The paleomagnetic age of the depth of the artefact layer (44.7 m) in the Banshan section is 1.32 Ma, and that of the depth of the MJG-I artefact layer (65.3 m) (Zhu et al., 2004), which is connected to the Banshan section, has the paleomagnetic age of 1.55 Ma. The average sediment accumulation rate of the studied interval is therefore estimated to be 11.17 kyr/m, and based on interpolation the age of the section is ∼ 1.34–1.29 Ma.
Pollen and Spore Extraction and Identification
Pollen and spores were concentrated using a modified HCL-NaOH-HF procedure (Faegri and Iversen, 1989). For each sample, 300 g of sediment was weighed before chemical treatment and one tablet of Lycopodium spores (27,560 grains/tablet) was added to calculate the pollen concentration. After chemical treatment, pollen and spores were extracted using heavy liquid (1.98 g/cm3) flotation. The procedures were carried out at the College of Resources and Environmental Sciences of Hebei Normal University. Pollen and spores were identified and counted using a Zeiss Imager A2 optical microscope at × 400 magnification. For most samples, more than 400 identified pollen and spores were counted. The morphological identification was carried out with reference to Wang et al. (1995) and Tang et al. (2016).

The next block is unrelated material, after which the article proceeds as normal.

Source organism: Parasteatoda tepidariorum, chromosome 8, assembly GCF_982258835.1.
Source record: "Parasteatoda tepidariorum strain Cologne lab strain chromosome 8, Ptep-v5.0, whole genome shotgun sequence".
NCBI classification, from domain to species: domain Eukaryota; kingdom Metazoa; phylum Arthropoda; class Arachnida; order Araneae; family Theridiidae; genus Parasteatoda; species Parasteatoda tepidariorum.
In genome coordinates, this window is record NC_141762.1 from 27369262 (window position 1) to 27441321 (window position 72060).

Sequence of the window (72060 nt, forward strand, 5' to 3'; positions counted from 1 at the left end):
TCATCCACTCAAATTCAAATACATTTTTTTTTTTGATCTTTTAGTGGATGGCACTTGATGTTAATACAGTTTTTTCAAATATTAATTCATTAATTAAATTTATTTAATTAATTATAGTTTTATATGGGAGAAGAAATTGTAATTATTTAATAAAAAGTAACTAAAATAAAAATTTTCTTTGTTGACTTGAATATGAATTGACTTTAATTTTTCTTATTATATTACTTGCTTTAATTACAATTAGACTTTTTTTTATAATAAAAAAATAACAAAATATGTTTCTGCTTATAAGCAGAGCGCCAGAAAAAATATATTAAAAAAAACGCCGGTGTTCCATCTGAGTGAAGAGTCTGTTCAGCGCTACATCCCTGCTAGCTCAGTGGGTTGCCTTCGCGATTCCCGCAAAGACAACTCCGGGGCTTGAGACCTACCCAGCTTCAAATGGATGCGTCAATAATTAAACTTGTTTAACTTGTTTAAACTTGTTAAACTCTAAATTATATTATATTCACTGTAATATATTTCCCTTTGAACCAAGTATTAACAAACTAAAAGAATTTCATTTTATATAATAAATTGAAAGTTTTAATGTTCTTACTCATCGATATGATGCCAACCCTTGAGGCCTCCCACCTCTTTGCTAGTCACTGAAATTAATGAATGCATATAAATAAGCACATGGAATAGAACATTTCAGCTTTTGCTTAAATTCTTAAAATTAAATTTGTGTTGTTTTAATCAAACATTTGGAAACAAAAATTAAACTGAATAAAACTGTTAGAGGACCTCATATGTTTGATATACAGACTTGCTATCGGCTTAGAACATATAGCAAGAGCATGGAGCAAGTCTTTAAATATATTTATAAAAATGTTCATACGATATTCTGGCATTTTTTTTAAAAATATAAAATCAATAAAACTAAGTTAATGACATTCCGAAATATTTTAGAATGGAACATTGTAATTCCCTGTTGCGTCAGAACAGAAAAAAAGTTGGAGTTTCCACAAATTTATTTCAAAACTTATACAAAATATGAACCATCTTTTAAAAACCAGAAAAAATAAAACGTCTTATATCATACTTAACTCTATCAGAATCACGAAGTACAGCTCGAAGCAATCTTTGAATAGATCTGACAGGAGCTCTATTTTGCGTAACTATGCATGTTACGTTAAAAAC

Principal Component Analysis
Principal component analysis (PCA) is widely used in ecology and related fields (Davies and Fall, 2001), and is useful for simplifying complex multivariate datasets (Zhang et al., 2013; Li et al., 2018). To better understand the environmental implications of the major pollen types at the Banshan site, eight pollen types (Pinus, Picea + Abies, Betula, Elaeagnaceae, Artemisia, Chenopodiaceae, Poaceae, and Urtica + Humulus), each with an average representation >1% (86.5% of the total pollen). In order to reduce the error, the square-root transformed pollen data were used for PCA which was implemented with Canoco 5 software (Braak and Smilauer, 2012).
Grain-size analysis was used to characterize the sedimentary environment. Fifty-six samples were pre-treated using conventional methods to remove organic matter and calcium carbonate. Grain-size distributions were measured with a Mastersizer 3,000 laser diffraction analyzer (Malvern Instruments, UK) with a measurement range of 0.01–3,500 μm. Measurements were performed at shading rates of 15–20% and were repeated three times, with a systematic error of <3% (Peng et al., 2005). Based on the Udden-Wentworth scale, sediments were divided into clay (<4 μm), silt (4–63 μm) and sand (>63 μm) according to the particle size (Friedman and Sanders, 1978). Grain-size frequency distributions and cumulative curves were plotted to determine the sedimentary environment. The grain-size frequency distribution curves directly reflect the grain-size distribution characteristics of sediments, and the cumulative curves can be divided into stage corresponding to the transport mode of sedimentary particles by creep, saltation, and in suspension, providing information about the dynamics of the sedimentary environment. Based on the grain-size cumulative curves distributions characteristics, the intervals of creep, saltation, and suspension are < 2φ (>256 μm), 2-5φ(256–32 μm) and > 5φ(<32 μm), respectively. (Jiang, 2010; Yuan et al., 2013).